Great Lakes National Cemetery, Holly, Michigan
Memorial Day, originally called Decoration Day, is a day of remembrance for those who have died in our nation’s service. There are many stories as to its actual beginnings, with over two dozen cities and towns laying claim to being the birthplace of Memorial Day. There is also evidence that organized women’s groups in the South were decorating graves before the end of the Civil War. It is not important who was the very first, what is important is that Memorial Day was established to honor those who gave their all. While Waterloo N.Y. was officially declared the birthplace of Memorial Day by President Lyndon Johnson in May 1966, it’s difficult to prove conclusively the origins of the day.
Memorial Day was officially proclaimed on May 5, 1868 by General John Logan, national commander of the Grand Army of the Republic, in his General Order No. 11, and was first observed on 30 May 1868, when flowers were placed on the graves of Union and Confederate soldiers at Arlington National Cemetery. The first state to officially recognize the holiday was New York in 1873. By 1890 it was recognized by all of the northern states. The South refused to acknowledge the day, honoring their dead on separate days until after World War I (when the holiday changed from honoring just those who died fighting in the Civil War to honoring Americans who died fighting in any war). It is now celebrated in almost every State on the last Monday in May (passed by Congress with the National Holiday Act of 1971 (P.L. 90 – 363) to ensure a three-day weekend for Federal holidays), though several southern states have an additional separate day for honoring the Confederate war dead: January 19 in Texas, April 26 in Alabama, Florida, Georgia, and Mississippi; May 10 in South Carolina; and June 3 (Jefferson Davis’ birthday) in Louisiana and Tennessee.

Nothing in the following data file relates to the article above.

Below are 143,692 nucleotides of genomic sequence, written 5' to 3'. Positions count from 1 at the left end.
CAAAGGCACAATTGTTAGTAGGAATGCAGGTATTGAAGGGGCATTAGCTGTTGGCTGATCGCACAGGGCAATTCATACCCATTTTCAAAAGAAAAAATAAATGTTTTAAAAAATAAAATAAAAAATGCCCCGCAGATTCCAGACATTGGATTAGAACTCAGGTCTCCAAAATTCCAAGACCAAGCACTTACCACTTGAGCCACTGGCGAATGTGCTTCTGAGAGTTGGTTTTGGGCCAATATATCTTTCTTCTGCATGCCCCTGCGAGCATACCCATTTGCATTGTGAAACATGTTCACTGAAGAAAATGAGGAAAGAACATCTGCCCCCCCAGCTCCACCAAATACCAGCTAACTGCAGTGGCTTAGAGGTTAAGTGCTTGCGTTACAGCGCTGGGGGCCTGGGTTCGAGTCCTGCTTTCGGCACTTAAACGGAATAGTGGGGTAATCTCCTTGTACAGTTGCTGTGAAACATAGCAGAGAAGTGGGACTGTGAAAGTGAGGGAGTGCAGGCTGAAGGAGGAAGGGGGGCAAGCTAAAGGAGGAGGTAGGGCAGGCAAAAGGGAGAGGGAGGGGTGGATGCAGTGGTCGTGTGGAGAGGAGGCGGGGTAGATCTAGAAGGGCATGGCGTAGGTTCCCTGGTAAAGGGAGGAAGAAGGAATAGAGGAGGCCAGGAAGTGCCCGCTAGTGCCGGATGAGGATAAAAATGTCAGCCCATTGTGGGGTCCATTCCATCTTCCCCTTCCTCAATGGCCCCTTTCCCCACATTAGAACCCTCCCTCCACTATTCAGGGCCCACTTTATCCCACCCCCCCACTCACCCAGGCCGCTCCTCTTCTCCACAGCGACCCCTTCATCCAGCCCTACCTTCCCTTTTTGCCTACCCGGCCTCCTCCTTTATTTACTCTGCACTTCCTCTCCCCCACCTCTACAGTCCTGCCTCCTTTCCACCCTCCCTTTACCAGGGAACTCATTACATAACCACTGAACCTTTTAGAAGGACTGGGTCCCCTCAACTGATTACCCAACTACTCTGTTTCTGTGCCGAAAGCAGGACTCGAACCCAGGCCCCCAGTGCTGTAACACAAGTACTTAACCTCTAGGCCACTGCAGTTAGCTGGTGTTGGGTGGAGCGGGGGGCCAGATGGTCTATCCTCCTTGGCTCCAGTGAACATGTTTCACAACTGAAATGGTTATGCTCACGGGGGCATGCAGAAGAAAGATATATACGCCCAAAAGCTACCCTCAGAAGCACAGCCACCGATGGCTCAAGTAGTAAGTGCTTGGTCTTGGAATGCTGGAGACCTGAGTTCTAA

In 1915, inspired by the poem “In Flanders Fields,” Moina Michael replied with her own poem:
That grows on fields where valor led,
It seems to signal to the skies
That blood of heroes never dies.
She then conceived of an idea to wear red poppies on Memorial Day in honor of those who died serving the nation during war. She was the first to wear one, and sold poppies to her friends and co-workers with the money going to benefit servicemen in need. Shortly before Memorial Day in 1922 the VFW became the first veterans’ organization to nationally sell poppies. Two years later their “Buddy” Poppy program was selling artificial poppies made by disabled veterans.
Memorial Day is one of America’s most venerated national holidays set aside so that we might reflect on the honor and sacrifice of those who courageously gave their lives to safeguard us and our way of life. They are forever young in our memories…and forever in our hearts!